A traveler walks by a country store and sees there's a hound on the porch that's just howling and howling. Walking into the store he asks the man behind the counter if he knows whose dog that is. "He's mine," says the man. "Well, what's the matter with him?" asks the traveler. "He's sitting on a cocklebur," is the reply. Slightly confused, the traveler queries, "Then why doesn't he move?"
"Because he'd rather just howl."
Perhaps some of you have noticed a similarity between the hound and clients who've contacted you to assess their current systems. Obviously, there's enough of a problem for them to contact you, but in the end, apparently not enough of a problem for them to take action to change things. Like the hound, it's easier for them to just to howl.
Now in some (rare) cases those clients could be churches, with all denominations considered equal in qualifying as purveyors of our consternation and amazement as we watch them insist on continuing the howl. So why do they howl? Quite likely, there are reasons that may not be immediately obvious, but which you've got to ferret out if you want to quiet their howl. A few true stories follow (I don't have to make these up), only the denominations have been changed to protect the guilty.
As you might expect, the first two reasons to howl are money and then money, but too frequently the issue is that their problem doesn't appear to have a clear definition. Even worse, the situation may be additionally muddled by statements by "experts" within the congregation (where "expert" is defined as having a brother-in-law who installs car stereos or works at Big Chain in the electronics department).
"Now the one thing you need to understand," the old Franciscan priest admonishes me as we walk into the sanctuary, "it's plenty loud enough, we just can't hear." To this day that remains the most pertinent description of an audio system/acoustics problem I've ever heard. Since he understood the situation, it was relatively simple for him to understand why the proposed solution would work acoustically and aesthetically, so he simply moved and stopped howling.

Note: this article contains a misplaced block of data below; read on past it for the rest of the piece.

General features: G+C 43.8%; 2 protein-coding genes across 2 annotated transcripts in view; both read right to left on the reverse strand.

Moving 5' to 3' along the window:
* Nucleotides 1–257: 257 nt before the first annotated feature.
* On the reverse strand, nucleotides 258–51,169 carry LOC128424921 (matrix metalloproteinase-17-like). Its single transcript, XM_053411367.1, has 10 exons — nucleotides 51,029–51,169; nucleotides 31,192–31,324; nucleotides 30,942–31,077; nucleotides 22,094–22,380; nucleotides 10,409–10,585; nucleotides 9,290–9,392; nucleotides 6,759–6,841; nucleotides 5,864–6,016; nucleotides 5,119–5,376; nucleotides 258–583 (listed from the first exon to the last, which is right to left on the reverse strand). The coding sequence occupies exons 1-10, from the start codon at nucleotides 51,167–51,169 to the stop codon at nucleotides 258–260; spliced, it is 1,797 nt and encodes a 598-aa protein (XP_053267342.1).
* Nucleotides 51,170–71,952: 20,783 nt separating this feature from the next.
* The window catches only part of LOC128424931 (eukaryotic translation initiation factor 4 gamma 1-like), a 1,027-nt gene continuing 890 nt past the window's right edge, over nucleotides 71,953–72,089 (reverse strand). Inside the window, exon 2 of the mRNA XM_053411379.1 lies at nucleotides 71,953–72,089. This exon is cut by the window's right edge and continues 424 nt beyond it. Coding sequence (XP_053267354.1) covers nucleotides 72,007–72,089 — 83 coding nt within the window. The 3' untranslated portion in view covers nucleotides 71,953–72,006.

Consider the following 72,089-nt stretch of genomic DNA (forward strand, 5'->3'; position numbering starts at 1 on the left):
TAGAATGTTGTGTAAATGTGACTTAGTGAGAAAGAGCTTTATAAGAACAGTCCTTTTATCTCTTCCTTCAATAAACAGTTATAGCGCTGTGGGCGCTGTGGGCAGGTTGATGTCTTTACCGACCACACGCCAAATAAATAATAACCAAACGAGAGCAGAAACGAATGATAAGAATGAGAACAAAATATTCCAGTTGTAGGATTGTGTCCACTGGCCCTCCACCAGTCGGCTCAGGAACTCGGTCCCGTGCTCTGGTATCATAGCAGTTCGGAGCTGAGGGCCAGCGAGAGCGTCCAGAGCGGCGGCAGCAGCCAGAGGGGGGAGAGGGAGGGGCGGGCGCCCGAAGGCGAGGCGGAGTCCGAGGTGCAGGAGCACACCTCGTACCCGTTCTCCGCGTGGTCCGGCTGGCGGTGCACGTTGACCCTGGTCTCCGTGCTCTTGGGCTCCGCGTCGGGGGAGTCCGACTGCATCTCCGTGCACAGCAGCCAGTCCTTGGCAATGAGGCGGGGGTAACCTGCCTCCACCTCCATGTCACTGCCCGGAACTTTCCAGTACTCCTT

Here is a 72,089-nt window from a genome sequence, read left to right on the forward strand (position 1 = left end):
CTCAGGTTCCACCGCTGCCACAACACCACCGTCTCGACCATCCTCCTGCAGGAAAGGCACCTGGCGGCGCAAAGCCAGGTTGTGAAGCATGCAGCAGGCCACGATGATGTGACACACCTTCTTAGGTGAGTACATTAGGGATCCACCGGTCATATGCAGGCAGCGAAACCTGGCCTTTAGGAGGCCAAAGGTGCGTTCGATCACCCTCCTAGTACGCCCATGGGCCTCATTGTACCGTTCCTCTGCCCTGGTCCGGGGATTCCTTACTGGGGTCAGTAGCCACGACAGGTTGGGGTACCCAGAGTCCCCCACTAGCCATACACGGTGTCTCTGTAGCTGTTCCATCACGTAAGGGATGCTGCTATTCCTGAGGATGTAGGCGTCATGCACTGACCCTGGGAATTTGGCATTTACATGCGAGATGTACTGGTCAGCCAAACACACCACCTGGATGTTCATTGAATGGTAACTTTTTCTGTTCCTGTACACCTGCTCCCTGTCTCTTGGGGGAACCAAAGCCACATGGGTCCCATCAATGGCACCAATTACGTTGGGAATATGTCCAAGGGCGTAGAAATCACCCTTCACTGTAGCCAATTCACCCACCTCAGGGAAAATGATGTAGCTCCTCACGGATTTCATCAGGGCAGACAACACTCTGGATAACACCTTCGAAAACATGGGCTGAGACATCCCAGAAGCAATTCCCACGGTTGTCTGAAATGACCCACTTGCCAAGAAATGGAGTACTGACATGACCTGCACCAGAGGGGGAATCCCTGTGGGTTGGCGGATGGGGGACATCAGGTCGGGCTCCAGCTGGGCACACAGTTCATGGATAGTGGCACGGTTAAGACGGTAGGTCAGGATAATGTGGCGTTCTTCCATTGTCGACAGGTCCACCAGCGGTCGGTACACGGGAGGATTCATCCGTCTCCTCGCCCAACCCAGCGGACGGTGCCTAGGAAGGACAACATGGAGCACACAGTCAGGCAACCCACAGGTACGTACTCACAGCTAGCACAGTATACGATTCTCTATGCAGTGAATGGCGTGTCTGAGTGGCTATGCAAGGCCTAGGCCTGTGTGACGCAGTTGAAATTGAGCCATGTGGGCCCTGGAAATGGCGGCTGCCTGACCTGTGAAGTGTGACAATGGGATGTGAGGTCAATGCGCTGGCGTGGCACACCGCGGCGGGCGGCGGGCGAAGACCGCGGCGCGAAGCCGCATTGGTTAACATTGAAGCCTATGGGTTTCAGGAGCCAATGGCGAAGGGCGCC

Often, the issue is clouded by emotion. As I've mentioned before, churches are often places where spiritual leaders and committees somehow believe that their worship space has been exempted from the usual laws of physics. Of course, when you blend money and emotion, you've got a very volatile situation. Just ask any divorce lawyer.
The gray Gothic concrete church had a reverberation time that was close to eternal, and the loudspeakers were clearly chosen not to disrupt the interior aesthetic, which in this room rendered them completely useless. To say it was unintelligible would be optimistic. In the pre-line-array era the only tenable solutions required the addition of absorption and installation of some rather sizable audio devices. Yet the pastor shook his head and said it couldn't be done. Waving his hands around to encompass the architecture he says, "You see, this building is Fred Parker's last great erection, and we're stuck with it."
Seeing my look of surprise at his choice of words, he continues, rather quickly, "He donated the money for it in his will, and as his family provides the majority of the funding for its upkeep, it's essentially his memorial. If we change its look, we risk losing their funding." As you might surmise, he was still howling as I left.
Finally, sometimes the issue is one of propriety, and a lack of faith perhaps in you, or perhaps in your solution. This may require a face-to-face encounter with a similar environment and its successful systems. Only then will the howling stop.
The synagogue was a beauty architecturally, and an agony acoustically. A huge dome over the congregation, and large curved arches linking the dome into the barrel vault balcony and side seating sections ensured lots of focused, late reflections, both back to the bimah as well as to a large number of the 1,600 seats.
The architectural aesthetics were paramount, and after rejecting a variety of options the choices were down to a pewback system or retaining their useless existing system and their howl. However, the head rabbi was emphatic that the pewback system was unacceptable. "It's not seemly for the rabbi's voice to come out of a little loudspeaker, like some kind of transistor radio at the beach," he intones. None of our assurances that localization would remain with the talker and not at the loudspeaker changed his opinion.
Finally in desperation we play our last card-have the rabbi travel 3,000 miles to experience a similar system and similar room. The rabbi returns a changed man, embracing the pewback system (which is also his idea by the time he returned). As he enthusiastically endorsed the concept to the somewhat astonished building committee, the chairman turns to me and whispers, "There's no convert like a new convert!" as in the background the howling stops.